Anthony: So where did you grow up?
Christopher: I am from South Florida, I grew up there. Then I moved to Orlando in 2010. I grew up in Naples and Naples has historically always been a conservative town. It is where a lot of retirees go and people that occupy that space make decisions on the behalf of people in the community, are very old-school in their way of thinking. Even like community of colors, they’re just like very, very old-school. So there wasn’t community for queer people and when I was graduating high school, I was thought I need to go somewhere and find people that are like me. And I started to research neighboring cities that really support queer people and Orlando was one of them. Miami was one too but I decided to come here because it is not as fast-paced. I mean, Miami is great but it’s a lot to take in especially when I was just trying to get a handle on who I was.
Anthony: So how do you like Orlando?
Christopher: I love Orlando, its home. I got to build a lot of really strong relationships with people here. My first steps in activism are rooted here. I came into my queer identity here and recently came into my Latinx identity as well.
Anthony: And how did you come into your Latinx identity?
Christopher: As I got older and as I experienced life, I recognized that I am more than just my queer identity. There are things about me that me that my white friends don’t have to go through because they have white privilege. And as much adversity they have to face with being queer and Trans, there’s another layer that people like us we have to deal and that is because of our Latinidad. So I had to do a lot of exploration and really understanding our history because growing up, I wasn’t taught that. And so being surrounded by other Latina, Latino, Latinx people, who were also queer, was just really inspiring, really powerful. Because it was like, “Wow, oh shit, you’re like uber queer or really Trans fem and you’re Latinx también.” That’s awesome. It’s like growing up with the people I grew up with but having a more deep-rooted connection with them beyond just Latinx. But also being able to chill, talk bullshit, and just be queer. So that’s kinda how I came into those two roles. And then more recently, with everything that’s been taking place here in Orlando, I think it’s really important that my Latinx identity really shine out and that I really push that forward more than I ever did before.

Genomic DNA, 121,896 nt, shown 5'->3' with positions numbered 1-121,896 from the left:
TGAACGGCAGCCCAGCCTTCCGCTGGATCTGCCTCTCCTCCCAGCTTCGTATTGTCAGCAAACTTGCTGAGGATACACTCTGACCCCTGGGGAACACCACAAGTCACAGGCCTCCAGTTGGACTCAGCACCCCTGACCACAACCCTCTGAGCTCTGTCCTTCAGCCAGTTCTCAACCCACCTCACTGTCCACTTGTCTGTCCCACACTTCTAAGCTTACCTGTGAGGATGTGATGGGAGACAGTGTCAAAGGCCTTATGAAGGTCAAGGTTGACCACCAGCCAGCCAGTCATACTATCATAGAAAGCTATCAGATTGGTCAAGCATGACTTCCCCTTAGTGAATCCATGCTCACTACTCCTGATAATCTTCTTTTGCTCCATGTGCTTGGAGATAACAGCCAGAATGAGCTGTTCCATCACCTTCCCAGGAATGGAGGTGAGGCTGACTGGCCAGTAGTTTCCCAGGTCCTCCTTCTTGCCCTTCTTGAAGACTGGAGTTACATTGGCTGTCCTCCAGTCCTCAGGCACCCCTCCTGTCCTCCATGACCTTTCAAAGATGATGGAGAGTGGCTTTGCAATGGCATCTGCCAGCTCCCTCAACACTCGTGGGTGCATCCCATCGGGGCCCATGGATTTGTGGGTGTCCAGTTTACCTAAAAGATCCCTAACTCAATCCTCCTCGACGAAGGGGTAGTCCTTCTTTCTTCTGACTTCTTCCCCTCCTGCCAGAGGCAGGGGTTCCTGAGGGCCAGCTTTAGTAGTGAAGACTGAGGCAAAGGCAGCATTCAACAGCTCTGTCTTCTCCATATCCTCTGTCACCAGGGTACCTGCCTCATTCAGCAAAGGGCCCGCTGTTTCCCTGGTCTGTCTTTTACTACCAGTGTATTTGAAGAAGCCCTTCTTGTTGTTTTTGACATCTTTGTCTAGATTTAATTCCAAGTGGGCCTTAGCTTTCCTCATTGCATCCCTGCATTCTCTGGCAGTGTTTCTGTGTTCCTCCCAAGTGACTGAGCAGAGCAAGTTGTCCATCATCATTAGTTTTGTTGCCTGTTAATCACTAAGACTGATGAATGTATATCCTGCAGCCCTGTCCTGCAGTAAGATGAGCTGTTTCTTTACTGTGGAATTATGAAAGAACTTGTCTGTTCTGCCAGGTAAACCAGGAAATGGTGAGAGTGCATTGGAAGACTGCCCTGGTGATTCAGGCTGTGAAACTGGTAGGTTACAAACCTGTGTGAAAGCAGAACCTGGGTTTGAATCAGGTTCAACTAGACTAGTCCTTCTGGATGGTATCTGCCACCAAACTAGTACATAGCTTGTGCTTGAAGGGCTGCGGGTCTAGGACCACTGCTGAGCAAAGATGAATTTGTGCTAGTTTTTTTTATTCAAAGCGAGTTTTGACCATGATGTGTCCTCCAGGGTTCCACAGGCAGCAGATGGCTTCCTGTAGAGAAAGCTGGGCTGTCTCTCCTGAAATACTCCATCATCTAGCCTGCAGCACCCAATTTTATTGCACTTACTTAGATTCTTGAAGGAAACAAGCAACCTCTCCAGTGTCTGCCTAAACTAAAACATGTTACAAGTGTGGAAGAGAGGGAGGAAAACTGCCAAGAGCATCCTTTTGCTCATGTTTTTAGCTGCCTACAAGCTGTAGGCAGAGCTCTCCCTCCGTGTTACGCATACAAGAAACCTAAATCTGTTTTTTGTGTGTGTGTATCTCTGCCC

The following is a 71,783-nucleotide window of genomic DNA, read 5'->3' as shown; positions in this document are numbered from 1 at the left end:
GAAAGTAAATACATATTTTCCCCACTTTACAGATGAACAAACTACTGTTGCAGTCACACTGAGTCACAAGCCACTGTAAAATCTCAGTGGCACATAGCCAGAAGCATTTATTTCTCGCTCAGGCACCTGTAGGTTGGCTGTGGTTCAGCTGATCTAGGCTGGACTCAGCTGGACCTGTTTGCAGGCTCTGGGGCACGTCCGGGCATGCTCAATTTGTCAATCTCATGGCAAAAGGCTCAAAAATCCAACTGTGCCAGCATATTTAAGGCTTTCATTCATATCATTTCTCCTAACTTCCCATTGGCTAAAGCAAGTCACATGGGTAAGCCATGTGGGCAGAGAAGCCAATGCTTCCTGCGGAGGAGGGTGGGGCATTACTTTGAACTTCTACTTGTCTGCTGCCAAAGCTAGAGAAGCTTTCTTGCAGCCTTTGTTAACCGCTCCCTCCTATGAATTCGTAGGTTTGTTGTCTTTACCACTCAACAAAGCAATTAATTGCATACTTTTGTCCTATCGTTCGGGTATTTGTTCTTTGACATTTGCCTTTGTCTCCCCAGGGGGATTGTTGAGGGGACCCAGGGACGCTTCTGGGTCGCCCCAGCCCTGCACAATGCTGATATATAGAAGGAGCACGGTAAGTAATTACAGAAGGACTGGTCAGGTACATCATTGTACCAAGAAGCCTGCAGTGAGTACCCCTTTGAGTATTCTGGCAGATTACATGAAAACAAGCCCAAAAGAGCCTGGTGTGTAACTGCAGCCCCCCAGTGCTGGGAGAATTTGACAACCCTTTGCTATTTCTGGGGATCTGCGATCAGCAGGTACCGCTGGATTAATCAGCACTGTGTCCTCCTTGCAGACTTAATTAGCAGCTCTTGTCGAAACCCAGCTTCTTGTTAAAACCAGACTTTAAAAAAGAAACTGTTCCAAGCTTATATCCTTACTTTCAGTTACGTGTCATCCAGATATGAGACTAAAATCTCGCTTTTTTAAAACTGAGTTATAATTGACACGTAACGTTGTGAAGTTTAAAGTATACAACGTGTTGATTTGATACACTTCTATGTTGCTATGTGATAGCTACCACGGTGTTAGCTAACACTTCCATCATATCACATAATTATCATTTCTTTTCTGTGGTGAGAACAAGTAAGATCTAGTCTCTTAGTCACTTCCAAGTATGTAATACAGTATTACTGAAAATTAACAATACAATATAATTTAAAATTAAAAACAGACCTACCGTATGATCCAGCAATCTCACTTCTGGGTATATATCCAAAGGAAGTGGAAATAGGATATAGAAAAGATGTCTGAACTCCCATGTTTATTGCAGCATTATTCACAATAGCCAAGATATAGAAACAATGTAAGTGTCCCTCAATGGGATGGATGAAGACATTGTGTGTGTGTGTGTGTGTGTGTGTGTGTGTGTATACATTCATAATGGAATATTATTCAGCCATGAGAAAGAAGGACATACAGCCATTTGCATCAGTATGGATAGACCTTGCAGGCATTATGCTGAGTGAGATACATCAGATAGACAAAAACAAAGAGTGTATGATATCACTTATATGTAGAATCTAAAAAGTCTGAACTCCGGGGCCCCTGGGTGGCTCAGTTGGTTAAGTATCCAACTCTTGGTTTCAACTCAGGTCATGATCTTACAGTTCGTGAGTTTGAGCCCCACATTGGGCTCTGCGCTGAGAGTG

Anthony: How are folks beginning to heal?
Christopher: So it’s a struggle, it’s an ongoing struggle and it’s going to continue be a struggle until there is proper place for us to heal in community. But I know that in speaking with folks and telling them that we started this queer, Trans Latinx organization just to be in community with one another, a lot of them are like “That’s amazing because we have never had that before.” I hang out with my Puerto Rican friends and all the Mexicans are over there, and all the Hondurans live over here, and all the Ecuadorians live over here, and so we don’t interact. So to be able to create a group and a space for people from differently identities can come together and just meet each other and be with each other and heal with each other has been really well received.
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Interviewed by: Anthony Leon
Photographed by: louie a. ortiz-fonseca